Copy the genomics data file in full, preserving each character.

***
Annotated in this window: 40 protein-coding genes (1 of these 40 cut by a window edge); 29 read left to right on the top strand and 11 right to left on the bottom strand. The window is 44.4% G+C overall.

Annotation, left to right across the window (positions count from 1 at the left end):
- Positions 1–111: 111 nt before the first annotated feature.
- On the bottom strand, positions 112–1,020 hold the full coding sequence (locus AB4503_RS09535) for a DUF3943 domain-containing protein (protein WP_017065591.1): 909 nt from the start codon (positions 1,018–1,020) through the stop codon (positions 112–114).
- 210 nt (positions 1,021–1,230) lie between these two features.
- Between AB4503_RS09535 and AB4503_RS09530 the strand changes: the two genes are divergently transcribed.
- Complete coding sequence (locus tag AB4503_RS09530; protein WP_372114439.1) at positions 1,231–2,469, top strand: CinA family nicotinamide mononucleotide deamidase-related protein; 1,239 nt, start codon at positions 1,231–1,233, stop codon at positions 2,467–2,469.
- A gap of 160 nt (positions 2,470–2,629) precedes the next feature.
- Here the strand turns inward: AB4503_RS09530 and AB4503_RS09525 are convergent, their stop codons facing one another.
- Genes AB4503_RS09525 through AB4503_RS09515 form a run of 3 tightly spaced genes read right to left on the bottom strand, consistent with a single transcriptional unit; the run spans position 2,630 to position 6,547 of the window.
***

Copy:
Annotated in this window: 40 protein-coding genes (1 of these 40 cut by a window edge); 29 read left to right on the top strand and 11 right to left on the bottom strand. The window is 44.4% G+C overall.

Annotation, left to right across the window (positions count from 1 at the left end):
- Positions 1–111: 111 nt before the first annotated feature.
- On the bottom strand, positions 112–1,020 hold the full coding sequence (locus AB4503_RS09535) for a DUF3943 domain-containing protein (protein WP_017065591.1): 909 nt from the start codon (positions 1,018–1,020) through the stop codon (positions 112–114).
- 210 nt (positions 1,021–1,230) lie between these two features.
- Between AB4503_RS09535 and AB4503_RS09530 the strand changes: the two genes are divergently transcribed.
- Complete coding sequence (locus tag AB4503_RS09530; protein WP_372114439.1) at positions 1,231–2,469, top strand: CinA family nicotinamide mononucleotide deamidase-related protein; 1,239 nt, start codon at positions 1,231–1,233, stop codon at positions 2,467–2,469.
- A gap of 160 nt (positions 2,470–2,629) precedes the next feature.
- Here the strand turns inward: AB4503_RS09530 and AB4503_RS09525 are convergent, their stop codons facing one another.
- Genes AB4503_RS09525 through AB4503_RS09515 form a run of 3 tightly spaced genes read right to left on the bottom strand, consistent with a single transcriptional unit; the run spans position 2,630 to position 6,547 of the window.